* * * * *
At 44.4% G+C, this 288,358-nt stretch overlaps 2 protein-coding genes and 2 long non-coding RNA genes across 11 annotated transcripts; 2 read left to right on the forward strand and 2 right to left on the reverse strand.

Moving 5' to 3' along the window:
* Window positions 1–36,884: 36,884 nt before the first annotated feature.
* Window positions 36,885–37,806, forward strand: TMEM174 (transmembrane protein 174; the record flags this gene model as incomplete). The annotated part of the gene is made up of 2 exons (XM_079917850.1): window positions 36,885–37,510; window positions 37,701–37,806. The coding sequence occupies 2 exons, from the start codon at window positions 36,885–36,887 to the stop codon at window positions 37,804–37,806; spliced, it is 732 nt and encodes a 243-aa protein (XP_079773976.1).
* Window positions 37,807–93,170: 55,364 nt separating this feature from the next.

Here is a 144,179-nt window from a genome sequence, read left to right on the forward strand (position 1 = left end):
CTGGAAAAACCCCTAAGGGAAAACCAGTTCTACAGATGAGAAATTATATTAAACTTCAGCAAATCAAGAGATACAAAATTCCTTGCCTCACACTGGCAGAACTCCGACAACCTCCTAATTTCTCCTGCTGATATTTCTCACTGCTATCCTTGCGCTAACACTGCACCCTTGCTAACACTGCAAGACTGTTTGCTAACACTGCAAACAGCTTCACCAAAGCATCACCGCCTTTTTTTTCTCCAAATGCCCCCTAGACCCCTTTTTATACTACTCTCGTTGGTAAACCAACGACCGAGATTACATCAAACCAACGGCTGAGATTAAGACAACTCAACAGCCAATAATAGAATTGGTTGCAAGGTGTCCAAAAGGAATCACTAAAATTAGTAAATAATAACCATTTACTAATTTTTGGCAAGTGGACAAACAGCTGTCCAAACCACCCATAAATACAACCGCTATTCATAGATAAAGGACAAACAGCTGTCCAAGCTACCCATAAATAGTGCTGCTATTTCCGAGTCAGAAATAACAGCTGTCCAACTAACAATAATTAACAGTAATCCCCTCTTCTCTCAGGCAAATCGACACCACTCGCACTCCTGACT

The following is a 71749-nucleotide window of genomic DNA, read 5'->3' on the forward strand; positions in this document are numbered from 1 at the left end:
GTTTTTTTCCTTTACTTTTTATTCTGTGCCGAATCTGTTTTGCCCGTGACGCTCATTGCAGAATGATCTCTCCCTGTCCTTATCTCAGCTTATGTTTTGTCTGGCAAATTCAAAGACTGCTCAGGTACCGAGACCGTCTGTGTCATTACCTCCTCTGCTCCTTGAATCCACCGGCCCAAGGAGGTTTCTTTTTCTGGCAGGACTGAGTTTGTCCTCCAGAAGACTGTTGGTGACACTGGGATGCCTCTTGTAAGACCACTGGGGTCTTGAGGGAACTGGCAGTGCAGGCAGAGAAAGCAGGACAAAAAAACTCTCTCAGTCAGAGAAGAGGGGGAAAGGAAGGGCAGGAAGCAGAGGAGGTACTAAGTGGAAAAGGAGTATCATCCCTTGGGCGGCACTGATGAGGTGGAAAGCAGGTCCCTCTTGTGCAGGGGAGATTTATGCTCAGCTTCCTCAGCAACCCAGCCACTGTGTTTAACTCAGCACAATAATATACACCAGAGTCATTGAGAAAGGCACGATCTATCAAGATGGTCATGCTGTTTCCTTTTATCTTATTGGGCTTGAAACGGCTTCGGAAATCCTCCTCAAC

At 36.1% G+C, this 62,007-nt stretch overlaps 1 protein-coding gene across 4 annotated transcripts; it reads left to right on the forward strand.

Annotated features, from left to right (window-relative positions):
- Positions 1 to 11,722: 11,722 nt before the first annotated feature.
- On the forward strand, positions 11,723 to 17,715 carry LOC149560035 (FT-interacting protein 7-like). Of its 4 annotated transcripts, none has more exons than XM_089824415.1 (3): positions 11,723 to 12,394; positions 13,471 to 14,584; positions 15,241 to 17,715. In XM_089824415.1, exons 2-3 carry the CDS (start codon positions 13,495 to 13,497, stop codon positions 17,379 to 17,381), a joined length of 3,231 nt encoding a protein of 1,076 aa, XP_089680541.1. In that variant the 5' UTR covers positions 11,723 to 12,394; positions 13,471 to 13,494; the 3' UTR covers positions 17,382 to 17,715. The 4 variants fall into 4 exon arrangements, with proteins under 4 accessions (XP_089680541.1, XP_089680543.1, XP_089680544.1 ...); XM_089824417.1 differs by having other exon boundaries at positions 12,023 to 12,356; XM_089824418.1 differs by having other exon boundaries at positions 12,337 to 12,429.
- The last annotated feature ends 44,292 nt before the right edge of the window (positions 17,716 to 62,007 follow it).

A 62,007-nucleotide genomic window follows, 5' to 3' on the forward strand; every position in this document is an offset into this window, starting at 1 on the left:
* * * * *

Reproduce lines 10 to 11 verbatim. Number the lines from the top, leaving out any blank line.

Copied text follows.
At 36.1% G+C, this 62,007-nt stretch overlaps 1 protein-coding gene across 4 annotated transcripts; it reads left to right on the forward strand.

Annotated features, from left to right (window-relative positions):